I fell in love with Capri when I was there in 2010 with Mark for a day. The white-washed buildings, the terracotta pots of magenta flowers, the narrow lanes, the spectacular views of the Bay of Naples and Amalfi coast and the endless beaches struck a chord with me; we talked about returning and “living there”. You know the dreams you have when you are in a beautiful place that you do not want to leave.
My friend Holly had a similar experience of wanting to remain, but it was entirely different from mine. She fell in love with Gianluca – chef, restaurant-owner, 4th generation Caprese and all-round nice guy. Hers is a fairy-tale of love, family, weddings in two continents, babies, island life and food. I won’t steal her thunder and let her tell her own tale (as there is a book being planned), but I was fortunate enough to meet Sydney-born lawyer Holly and her husband Gianluca in Australia, when they attended one of my cooking classes in Chewton, in country Victoria.
Holly asked me to come to Capri to take photos for the book plus run a “take-over” cooking class from their restaurant, which is called Michel’Angelo after Gianluca’s father. So I “lived” on Capri for 12 glorious and busy end-of-summer days in September, staying at the small but very pretty Hotel La Reginella, a steep climb from the township of Capri up “heartbreak hill” (my name for the road as many people needed a short rest half-way up). The hotel had a terrace that looked out onto the water, over treetops and gardens. Every morning on the terrace, as Alex served me my breakfast cappuccino, I would pinch myself, hardly believing my luck at being there, doing the things I love most in the world: cooking and taking photos.
Holly had a super-busy schedule planned for every day that I was there – I am sure she had it on a spreadsheet (I love an organised gal!). It included restaurant meals, trips on boats, cooking classes, meals cooked in a tiny Caprese kitchen (belonging to Gianluca’s mamma) and days on the beach. Lucky there are SLR cameras as I took thousands of photos that I edited every night in my hotel room at La Reginella. Holly arranged for her good friend Gillian to be there for some of it, including for the cooking class I ran with Gianluca in the outdoor kitchen at Villa Carolina. Many of the locals do not even know about this magnificent Mediterranean style villa, located on the green hill of Tiberio and with sweeping views of the Bay of Naples. The history of the house is very interesting – it was owned by the Rizzoli family (as in Rizzoli books) and when the house was sold to the current owners, they left behind a library of first edition books.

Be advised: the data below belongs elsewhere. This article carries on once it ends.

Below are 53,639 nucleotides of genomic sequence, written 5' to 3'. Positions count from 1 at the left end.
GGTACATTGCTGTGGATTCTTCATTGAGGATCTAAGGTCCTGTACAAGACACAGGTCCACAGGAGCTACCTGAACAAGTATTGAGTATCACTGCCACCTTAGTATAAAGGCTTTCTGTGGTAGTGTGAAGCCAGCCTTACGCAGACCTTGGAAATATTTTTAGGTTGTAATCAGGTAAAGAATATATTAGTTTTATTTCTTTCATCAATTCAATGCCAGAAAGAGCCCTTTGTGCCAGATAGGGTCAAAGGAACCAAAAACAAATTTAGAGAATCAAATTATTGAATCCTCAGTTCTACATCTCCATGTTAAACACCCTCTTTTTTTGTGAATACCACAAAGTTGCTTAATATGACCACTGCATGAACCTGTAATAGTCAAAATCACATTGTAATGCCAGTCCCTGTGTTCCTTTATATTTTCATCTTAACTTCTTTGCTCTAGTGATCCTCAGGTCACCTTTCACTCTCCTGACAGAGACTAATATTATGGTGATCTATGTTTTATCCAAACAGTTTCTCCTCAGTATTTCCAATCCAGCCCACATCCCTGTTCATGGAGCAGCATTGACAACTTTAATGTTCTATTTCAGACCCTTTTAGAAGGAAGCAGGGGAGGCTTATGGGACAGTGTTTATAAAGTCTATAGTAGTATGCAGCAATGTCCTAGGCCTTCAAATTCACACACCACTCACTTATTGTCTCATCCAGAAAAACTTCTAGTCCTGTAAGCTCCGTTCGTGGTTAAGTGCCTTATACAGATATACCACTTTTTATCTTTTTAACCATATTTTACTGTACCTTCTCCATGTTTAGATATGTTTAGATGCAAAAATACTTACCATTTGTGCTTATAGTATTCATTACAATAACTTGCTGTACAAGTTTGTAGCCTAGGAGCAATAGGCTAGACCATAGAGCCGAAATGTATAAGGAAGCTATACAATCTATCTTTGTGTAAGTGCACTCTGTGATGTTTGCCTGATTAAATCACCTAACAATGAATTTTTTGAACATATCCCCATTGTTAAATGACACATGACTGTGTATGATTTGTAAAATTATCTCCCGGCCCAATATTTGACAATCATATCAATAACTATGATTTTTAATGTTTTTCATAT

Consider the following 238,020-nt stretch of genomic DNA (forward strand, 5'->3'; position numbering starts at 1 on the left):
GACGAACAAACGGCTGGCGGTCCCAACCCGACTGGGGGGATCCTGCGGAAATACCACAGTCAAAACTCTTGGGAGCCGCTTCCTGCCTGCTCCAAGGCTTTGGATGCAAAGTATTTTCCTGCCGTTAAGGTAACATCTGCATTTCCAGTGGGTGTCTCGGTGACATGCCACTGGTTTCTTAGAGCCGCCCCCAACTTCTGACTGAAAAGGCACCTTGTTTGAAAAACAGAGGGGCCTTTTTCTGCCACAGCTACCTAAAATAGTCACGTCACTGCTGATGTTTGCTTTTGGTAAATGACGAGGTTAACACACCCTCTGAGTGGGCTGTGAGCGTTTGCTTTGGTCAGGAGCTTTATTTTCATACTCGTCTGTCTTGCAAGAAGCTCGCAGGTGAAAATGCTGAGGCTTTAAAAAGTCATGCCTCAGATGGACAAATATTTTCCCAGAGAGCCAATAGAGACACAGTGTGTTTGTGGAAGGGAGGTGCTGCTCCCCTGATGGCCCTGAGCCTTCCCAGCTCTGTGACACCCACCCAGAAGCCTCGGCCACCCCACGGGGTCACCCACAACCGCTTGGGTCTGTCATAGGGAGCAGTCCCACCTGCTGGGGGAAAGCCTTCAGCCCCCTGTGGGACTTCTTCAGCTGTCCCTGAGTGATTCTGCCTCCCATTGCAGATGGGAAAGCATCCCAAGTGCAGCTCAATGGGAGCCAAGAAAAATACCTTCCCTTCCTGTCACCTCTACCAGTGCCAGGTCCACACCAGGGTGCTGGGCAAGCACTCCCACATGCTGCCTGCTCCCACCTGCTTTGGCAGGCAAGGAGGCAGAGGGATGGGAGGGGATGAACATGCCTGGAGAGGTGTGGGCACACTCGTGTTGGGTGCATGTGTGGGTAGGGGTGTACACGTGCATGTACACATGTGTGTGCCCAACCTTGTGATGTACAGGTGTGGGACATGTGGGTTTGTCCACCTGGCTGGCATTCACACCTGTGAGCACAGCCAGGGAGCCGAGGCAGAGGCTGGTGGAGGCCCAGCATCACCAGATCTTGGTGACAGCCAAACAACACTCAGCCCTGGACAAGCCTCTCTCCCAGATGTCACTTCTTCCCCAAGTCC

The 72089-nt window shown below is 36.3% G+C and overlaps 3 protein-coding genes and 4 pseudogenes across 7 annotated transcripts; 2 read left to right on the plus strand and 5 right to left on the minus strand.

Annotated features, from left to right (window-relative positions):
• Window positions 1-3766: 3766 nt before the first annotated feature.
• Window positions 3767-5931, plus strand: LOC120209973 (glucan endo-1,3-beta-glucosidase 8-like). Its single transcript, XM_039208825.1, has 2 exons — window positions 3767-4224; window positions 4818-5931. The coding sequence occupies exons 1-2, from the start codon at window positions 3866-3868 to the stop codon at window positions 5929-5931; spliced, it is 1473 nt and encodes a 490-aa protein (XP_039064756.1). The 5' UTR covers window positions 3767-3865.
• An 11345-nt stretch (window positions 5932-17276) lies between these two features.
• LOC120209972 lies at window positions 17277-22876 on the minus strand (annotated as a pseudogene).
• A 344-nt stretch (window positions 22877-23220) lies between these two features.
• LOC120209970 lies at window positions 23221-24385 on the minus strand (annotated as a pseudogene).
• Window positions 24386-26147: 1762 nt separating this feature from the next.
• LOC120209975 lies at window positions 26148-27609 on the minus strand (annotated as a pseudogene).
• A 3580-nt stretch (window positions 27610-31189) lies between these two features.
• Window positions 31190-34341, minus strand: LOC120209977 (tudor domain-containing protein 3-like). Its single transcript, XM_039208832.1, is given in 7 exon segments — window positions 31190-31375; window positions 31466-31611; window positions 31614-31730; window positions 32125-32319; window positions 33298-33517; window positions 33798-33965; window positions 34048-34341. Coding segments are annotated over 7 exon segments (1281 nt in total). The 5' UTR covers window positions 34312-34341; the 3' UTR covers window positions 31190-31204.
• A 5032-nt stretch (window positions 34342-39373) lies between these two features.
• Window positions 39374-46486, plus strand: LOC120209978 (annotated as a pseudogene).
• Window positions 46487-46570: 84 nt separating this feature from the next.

I spent a total of twelve amazing (and late) nights on the island. Dinner in Capri is after 9pm and when there were concerts at la Certosa (a Carthusian monastery from the 14th century), and the performers wanted a meal, it was a midnight dinner. The atmosphere and contrasts of Capri are sometimes quite surreal but always beautiful: Valentino-spotting in the piazzetta, Aperol spritzes for aperitivo, tour-groups milling around their guides in via Roma during the day, visits to beach-clubs and luxury boats, high-end white-washed wall shops with the latest fashion from Milan and Paris, as well as locals trying to live their regular lives, nonne with grand-children, tiny delivery carts carrying groceries to family homes, teenagers on their way to school.
When my 12 days came to an end, I couldn’t believe how quickly time had flown. I was sad but completely ready for my next adventure – a week in Sicily. I am so grateful to Holly and Gianluca for the incredible opportunity they gave me to “live” in this very special part of the world and briefly share their lives. And of course the daily meals in the restaurant (I ate the freshest seafood every day).
If you plan on visiting Capri (and everyone should at least once if not twice), be sure to go to Ristorante Michel’Angelo, have a meal and a cooking class with Gianluca.
And thanks to Holly for the photo of the lunch on the terrace at Villa Carolina.